|Sittertz-Bhatkar, Helga - TEXAS A&M UNIVERSITY|
|Meola, Roger - TEXAS A&M UNIVERSITY|
|Knight, William - TEXAS A&M UNIVERSITY|
|Olsen, Jimmy - TEXAS A&M UNIVERSITY|
Submitted to: Journal of Neuroscience
Publication Type: Peer Reviewed Journal
Publication Acceptance Date: October 5, 1999
Publication Date: N/A
Interpretive Summary: Nerve cells that produce compounds called neuropeptides were found for the first time in the antennae of an insect, the mosquito, Culex salinarius. Neuropeptides are small chains of amino acids, the building blocks of proteins, and neuropeptides are known to regulate most vital body functions in insects such as water balance, water movement, etc. The species of mosquitos studied is a vector of two important diseases, eastern equine encephalitis and St. Louis encephalitis. The structure of the nerve cells is unique in that they not only send messages to the brain but also directly influence the response of nerve cells in the antennae that locate food and mates. These studies are important because they have resulted in the discovery of another target for the development of neuropeptide-based insect control chemicals that will be toxic only to the pest insect, and safe to the environment.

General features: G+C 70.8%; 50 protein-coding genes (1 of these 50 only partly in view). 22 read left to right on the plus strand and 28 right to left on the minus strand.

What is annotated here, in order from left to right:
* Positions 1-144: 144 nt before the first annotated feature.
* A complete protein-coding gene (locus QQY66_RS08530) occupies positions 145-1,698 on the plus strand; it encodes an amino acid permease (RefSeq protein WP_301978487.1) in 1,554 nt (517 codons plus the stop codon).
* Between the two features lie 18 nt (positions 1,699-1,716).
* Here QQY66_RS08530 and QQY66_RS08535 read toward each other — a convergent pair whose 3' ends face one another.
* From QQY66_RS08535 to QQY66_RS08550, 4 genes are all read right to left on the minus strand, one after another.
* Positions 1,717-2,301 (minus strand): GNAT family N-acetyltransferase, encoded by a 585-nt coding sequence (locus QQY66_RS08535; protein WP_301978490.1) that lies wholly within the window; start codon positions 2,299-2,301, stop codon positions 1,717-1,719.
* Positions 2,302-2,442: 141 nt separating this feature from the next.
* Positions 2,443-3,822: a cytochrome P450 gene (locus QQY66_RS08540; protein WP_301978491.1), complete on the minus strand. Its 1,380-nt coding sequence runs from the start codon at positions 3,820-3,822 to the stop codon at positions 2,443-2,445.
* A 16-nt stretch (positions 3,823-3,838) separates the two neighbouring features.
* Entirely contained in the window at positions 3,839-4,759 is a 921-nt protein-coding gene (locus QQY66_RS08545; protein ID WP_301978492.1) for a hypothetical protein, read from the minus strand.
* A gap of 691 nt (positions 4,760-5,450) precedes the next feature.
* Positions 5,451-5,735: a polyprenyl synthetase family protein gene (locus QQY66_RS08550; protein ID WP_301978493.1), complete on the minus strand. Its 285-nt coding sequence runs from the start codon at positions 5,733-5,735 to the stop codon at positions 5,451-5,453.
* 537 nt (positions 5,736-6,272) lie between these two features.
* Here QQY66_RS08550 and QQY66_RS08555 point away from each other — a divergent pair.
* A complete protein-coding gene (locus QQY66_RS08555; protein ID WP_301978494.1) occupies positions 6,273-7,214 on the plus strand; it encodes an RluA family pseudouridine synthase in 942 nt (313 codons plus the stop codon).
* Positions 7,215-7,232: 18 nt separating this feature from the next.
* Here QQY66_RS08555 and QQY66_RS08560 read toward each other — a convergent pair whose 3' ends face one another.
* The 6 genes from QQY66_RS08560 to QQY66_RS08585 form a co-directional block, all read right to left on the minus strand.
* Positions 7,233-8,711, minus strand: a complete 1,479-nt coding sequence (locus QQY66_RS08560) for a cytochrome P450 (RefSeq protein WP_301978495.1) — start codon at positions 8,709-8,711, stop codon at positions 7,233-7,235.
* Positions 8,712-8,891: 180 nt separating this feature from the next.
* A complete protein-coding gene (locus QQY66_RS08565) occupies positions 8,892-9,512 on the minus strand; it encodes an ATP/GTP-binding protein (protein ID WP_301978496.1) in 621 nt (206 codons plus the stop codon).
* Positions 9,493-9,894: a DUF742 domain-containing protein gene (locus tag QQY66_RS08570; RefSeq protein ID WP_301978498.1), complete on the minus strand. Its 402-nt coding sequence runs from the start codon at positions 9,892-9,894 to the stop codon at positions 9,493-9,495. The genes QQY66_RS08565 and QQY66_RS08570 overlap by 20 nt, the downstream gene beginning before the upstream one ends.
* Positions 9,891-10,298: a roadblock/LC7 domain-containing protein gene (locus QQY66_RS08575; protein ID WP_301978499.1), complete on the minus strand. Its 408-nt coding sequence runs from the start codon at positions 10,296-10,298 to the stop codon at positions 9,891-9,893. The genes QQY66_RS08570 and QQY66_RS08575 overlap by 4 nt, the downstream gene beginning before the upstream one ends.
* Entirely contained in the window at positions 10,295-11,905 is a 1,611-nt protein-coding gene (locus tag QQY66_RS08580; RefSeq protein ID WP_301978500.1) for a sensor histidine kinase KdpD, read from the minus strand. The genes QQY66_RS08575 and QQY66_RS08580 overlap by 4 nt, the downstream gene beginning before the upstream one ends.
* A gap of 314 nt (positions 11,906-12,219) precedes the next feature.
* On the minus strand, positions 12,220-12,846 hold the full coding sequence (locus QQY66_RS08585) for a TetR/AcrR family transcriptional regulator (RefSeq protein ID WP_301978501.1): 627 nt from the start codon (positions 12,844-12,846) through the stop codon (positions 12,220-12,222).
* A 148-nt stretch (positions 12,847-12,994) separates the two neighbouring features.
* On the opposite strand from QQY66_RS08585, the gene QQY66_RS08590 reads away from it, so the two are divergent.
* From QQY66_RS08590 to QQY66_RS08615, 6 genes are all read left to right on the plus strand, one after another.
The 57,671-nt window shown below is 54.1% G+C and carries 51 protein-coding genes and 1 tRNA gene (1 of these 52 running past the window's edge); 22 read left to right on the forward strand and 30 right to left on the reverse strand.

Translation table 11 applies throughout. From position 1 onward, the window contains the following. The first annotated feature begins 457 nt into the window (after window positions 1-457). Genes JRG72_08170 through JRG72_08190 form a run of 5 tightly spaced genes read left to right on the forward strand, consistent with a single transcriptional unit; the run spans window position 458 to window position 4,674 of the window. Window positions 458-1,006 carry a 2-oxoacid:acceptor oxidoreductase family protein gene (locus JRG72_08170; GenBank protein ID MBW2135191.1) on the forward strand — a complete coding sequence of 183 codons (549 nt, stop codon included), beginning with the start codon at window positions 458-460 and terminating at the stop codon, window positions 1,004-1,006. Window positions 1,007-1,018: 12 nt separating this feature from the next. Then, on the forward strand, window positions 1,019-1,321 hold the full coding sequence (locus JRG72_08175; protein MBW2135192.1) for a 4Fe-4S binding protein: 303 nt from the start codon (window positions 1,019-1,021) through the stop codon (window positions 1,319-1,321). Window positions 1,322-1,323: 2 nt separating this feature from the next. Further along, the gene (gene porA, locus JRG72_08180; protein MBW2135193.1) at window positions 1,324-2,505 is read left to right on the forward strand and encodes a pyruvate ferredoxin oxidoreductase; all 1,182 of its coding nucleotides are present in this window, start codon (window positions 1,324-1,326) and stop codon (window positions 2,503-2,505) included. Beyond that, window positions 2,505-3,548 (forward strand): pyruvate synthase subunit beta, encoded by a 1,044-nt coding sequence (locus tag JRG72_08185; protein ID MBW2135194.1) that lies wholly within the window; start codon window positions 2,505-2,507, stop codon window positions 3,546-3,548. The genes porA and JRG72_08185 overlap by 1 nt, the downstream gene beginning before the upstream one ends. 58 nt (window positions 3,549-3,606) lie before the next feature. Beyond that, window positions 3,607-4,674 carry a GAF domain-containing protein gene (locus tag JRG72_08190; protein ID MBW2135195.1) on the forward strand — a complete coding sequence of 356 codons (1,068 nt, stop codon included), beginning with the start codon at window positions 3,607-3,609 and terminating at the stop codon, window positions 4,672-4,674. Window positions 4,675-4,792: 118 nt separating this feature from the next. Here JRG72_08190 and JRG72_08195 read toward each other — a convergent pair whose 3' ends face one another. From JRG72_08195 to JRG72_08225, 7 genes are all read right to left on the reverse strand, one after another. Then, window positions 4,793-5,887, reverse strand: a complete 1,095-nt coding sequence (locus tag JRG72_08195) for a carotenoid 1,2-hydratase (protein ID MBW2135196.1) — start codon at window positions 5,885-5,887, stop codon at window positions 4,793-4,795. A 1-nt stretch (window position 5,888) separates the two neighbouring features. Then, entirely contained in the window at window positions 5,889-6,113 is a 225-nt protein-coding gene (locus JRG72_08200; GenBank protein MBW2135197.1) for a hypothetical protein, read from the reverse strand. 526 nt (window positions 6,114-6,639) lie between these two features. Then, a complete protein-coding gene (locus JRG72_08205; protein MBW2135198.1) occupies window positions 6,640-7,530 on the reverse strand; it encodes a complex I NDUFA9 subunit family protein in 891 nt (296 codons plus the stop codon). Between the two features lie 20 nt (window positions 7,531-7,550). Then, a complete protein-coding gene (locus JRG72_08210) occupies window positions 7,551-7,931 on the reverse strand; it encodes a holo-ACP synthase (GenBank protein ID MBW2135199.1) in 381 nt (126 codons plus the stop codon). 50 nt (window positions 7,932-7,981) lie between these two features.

Technical Abstract: An antiserum raised against the peptide, culetachykinin II immunocytochemically detected a group of neurosecretory cells in the first flagellar segment of the antennae of both males and females of the mosquito Culex salinarius. This is the first insect species in which neurosecretory cells have been found in the antennae. The ultrastructure of these antenna aneurosecretory cells (ANC) is described as well as their relationship to o neurons in the antennae and antennal lobe of the mosquito. These tachykinin-reactive cells contain relatively small (140-220 nm) elementary neurosecretory granules. Not only do the ANC have axons that terminate on specific glomeruli of the deutocerebrum, but these neurons also have collaterals that form neurohemal terminals in the receptor lymph channels o the dendrites of the sensory neurons. Thus, the ANC not only influence high centers of the brain that interpret signals from the antennal sensillae, bu ualso modulate the response of the sensory receptors. To our knowledge, thi the first report of neurosecretory cells directly affecting the signal reception of sensory neurons.